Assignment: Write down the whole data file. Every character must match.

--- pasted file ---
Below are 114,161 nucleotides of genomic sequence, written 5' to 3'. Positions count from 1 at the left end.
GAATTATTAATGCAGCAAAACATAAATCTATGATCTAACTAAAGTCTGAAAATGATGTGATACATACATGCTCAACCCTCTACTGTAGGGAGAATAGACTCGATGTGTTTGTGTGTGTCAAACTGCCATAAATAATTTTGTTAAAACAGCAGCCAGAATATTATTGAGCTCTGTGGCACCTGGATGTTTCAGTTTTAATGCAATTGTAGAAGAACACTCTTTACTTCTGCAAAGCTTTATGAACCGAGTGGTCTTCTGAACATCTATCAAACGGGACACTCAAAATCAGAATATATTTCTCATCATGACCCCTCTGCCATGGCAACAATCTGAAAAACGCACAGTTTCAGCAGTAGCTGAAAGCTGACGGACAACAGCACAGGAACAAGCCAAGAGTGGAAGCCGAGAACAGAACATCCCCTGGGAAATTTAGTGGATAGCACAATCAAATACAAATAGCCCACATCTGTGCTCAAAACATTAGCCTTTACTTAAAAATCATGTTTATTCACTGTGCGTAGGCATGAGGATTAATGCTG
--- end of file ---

Below are 114,161 nucleotides of genomic sequence, written 5' to 3'. Positions count from 1 at the left end.
GAATTATTAATGCAGCAAAACATAAATCTATGATCTAACTAAAGTCTGAAAATGATGTGATACATACATGCTCAACCCTCTACTGTAGGGAGAATAGACTCGATGTGTTTGTGTGTGTCAAACTGCCATAAATAATTTTGTTAAAACAGCAGCCAGAATATTATTGAGCTCTGTGGCACCTGGATGTTTCAGTTTTAATGCAATTGTAGAAGAACACTCTTTACTTCTGCAAAGCTTTATGAACCGAGTGGTCTTCTGAACATCTATCAAACGGGACACTCAAAATCAGAATATATTTCTCATCATGACCCCTCTGCCATGGCAACAATCTGAAAAACGCACAGTTTCAGCAGTAGCTGAAAGCTGACGGACAACAGCACAGGAACAAGCCAAGAGTGGAAGCCGAGAACAGAACATCCCCTGGGAAATTTAGTGGATAGCACAATCAAATACAAATAGCCCACATCTGTGCTCAAAACATTAGCCTTTACTTAAAAATCATGTTTATTCACTGTGCGTAGGCATGAGGATTAATGCTG